Dems press Trump to support ‘Buy America’ provision in water bill

Dems press Trump to support ‘Buy America’ provision in water bill
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Democrats are calling on President-elect Donald TrumpDonald John TrumpFive takeaways from Cruz, O'Rourke's debate showdown Arpaio files libel suit against New York Times IMF's Christine Lagarde delays trip to Middle East MORE to support a “Buy America” provision in a waterways bill after GOP leadership stripped the language from the measure last week.


The last-ditch effort to rally support for the language, which would require American iron and steel products be used in projects assisted by the Drinking Water State Revolving Fund, comes days after Trump promised that his own infrastructure plan would “buy American and hire American.”

“If President-elect Trump is serious about keeping his promise to build a 'Made in America' manufacturing economy, he needs to take a stand against this threat from Speaker Ryan and House Republicans,” said Sen. Tammy BaldwinTammy Suzanne BaldwinHillicon Valley: Facebook deletes accounts for political 'spam' | Leaked research shows Google's struggles with online free speech | Trump's praise for North Korea complicates cyber deterrence | Senators want Google memo on privacy bug Poll: Baldwin leads GOP challenger by double digits in Wisconsin The Hill's Morning Report — Presented by PhRMA — Trump, Pence fan out to protect the Rust Belt MORE (D-Wis.) in a statement. “American workers should build our infrastructure with American products, and taxpayers' money should not be spent on Chinese iron and steel.”

Committee leaders had almost reached a deal on finalizing the Water Resources Development Act (WRDA), which authorizes dozens of water-related infrastructure projects around the country and is expected to contain emergency aid for the lead-contaminated community of Flint, Mich.

But a last-minute sticking point emerged last week when Speaker Paul RyanPaul Davis RyanSaudi mystery drives wedge between Trump, GOP GOP group makes late play in Iowa seat once seen as lost Adelsons donated M in September to help GOP in midterms MORE (R-Wis.) dropped the so-called Buy America provision from the bill, sources familiar with the negotiations told The Hill last Thursday. The language was included in the Senate-passed WRDA measure but not in the House version.

Critics of the steel provision worry that directing federal funding to some companies over others would create an unfair system of winners and losers.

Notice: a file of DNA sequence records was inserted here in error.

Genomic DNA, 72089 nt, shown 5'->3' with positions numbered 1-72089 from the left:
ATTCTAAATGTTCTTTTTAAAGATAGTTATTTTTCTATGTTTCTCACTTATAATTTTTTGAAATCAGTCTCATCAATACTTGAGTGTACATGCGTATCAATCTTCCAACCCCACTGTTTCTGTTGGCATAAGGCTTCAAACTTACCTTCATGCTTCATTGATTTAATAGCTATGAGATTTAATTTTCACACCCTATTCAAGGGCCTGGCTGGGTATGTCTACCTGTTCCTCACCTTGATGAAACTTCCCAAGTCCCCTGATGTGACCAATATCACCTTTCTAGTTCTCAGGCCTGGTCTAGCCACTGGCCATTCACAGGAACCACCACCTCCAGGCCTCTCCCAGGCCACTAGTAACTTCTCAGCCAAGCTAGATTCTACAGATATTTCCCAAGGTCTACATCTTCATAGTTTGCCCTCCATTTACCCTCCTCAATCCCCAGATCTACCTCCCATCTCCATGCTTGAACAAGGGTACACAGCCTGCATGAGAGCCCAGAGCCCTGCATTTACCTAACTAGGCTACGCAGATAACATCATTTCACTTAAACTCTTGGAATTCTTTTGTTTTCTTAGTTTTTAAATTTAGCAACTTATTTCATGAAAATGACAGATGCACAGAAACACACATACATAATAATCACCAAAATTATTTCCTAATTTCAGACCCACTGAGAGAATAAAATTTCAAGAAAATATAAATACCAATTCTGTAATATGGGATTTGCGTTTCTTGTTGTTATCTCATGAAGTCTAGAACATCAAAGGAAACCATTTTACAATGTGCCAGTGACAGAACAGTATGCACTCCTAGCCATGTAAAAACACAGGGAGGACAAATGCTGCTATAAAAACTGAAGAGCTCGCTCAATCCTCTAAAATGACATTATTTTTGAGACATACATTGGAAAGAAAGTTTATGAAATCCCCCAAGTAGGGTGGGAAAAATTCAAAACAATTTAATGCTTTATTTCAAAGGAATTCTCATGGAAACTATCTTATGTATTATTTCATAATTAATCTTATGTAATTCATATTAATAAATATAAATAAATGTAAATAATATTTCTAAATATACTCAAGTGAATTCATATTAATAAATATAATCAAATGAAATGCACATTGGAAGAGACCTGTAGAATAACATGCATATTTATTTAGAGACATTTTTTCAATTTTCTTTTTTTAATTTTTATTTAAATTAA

Supporters, meanwhile, say Ryan's push to drop the language is directly at odds with Trump’s promise to support American manufacturers and create jobs for the middle class. A coalition of Democrats took to Twitter on Monday to urge Republicans put the provision back into WRDA.

".@SenatorBaldwin's #BuyAmerica provision would help build US infrastructure w/ US steel. How can @HouseGOP oppose this obvious job creator?" tweeted incoming Senate Minority Leader Charles SchumerCharles (Chuck) Ellis SchumerMcConnell says deficits 'not a Republican problem' Medicare for All is disastrous for American seniors and taxpayers Senate Dems race to save Menendez in deep-blue New Jersey MORE (D-N.Y.).

“@HousesGOP plan harms American manufacturing. @HouseDemocrats will fight to support #BuyAmerica & we urge @realdonaldtrump to do same,” wrote Rep. Bonnie Watson Coleman (D-N.J.).

“Tell @SpeakerRyan to put #BuyAmerica back in Water bill. American tax dollars for American jobs,” Sen. Sherrod BrownSherrod Campbell BrownOn The Money: Deficit hits six-year high of 9 billion | Yellen says Trump attacks threaten Fed | Affordable housing set for spotlight in 2020 race Lawmakers, Wall Street shrug off Trump's escalating Fed attacks The Hill's Morning Report — Presented by PhRMA — Dem victories in `18 will not calm party turbulence MORE (D-Ohio), who circulated a letter to his colleagues last week in support of the provision, tweeted directly at the president-elect.

House Minority Leader Nancy Pelosi (D-Calif.) said during a press conference last Friday that the absence of the Buy America language in WRDA was “problematic,” but acknowledged that Republicans “have the votes so they can go forward if they wish.”

“But we have a very big concern about that and that's part of what was going on,” she added.

House Majority Leader Kevin McCarthy (R-Calif.) said during a briefing with reporters on Monday morning that the text of the final WRDA bill will be posted later in the day.

Lawmakers and lobbyists were still scrambling to get the steel provision included, and said negotiations were still underway as of Monday morning.

Regardless of the outcome, however, the Buy America fight may foreshadow future showdowns between the incoming administration and Republican leadership. Some of Trump’s trade policies have been in conflict with the GOP.

But the debate also shows how the issue could create odd bedfellows in Congress, where Democrats may be on the same side as Trump.

“Let's be clear: If Trump is serious about helping US manufacturing, he must tell @SpeakerRyan @HouseGOP to stop plans to strip #BuyAmerica,” tweeted Rep. Jim McGovern (D-Mass.).